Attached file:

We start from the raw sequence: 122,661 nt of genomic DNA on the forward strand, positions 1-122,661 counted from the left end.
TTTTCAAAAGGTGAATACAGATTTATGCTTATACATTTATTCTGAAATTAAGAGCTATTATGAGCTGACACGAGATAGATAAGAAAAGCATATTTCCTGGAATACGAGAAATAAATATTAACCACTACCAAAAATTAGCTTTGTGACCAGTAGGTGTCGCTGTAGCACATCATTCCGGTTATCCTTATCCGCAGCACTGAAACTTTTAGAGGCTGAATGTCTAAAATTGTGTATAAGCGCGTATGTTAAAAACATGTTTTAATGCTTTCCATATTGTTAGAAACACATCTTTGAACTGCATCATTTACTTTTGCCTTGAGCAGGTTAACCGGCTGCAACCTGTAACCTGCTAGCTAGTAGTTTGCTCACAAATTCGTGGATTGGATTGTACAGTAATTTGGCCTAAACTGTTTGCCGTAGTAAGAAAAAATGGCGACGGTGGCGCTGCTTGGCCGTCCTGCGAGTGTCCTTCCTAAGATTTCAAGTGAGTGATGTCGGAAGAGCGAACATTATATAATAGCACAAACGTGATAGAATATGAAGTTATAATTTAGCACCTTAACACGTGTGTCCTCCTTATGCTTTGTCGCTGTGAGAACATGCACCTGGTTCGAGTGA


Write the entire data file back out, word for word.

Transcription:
We start from the raw sequence: 122,661 nt of genomic DNA on the forward strand, positions 1-122,661 counted from the left end.
TTTTCAAAAGGTGAATACAGATTTATGCTTATACATTTATTCTGAAATTAAGAGCTATTATGAGCTGACACGAGATAGATAAGAAAAGCATATTTCCTGGAATACGAGAAATAAATATTAACCACTACCAAAAATTAGCTTTGTGACCAGTAGGTGTCGCTGTAGCACATCATTCCGGTTATCCTTATCCGCAGCACTGAAACTTTTAGAGGCTGAATGTCTAAAATTGTGTATAAGCGCGTATGTTAAAAACATGTTTTAATGCTTTCCATATTGTTAGAAACACATCTTTGAACTGCATCATTTACTTTTGCCTTGAGCAGGTTAACCGGCTGCAACCTGTAACCTGCTAGCTAGTAGTTTGCTCACAAATTCGTGGATTGGATTGTACAGTAATTTGGCCTAAACTGTTTGCCGTAGTAAGAAAAAATGGCGACGGTGGCGCTGCTTGGCCGTCCTGCGAGTGTCCTTCCTAAGATTTCAAGTGAGTGATGTCGGAAGAGCGAACATTATATAATAGCACAAACGTGATAGAATATGAAGTTATAATTTAGCACCTTAACACGTGTGTCCTCCTTATGCTTTGTCGCTGTGAGAACATGCACCTGGTTCGAGTGA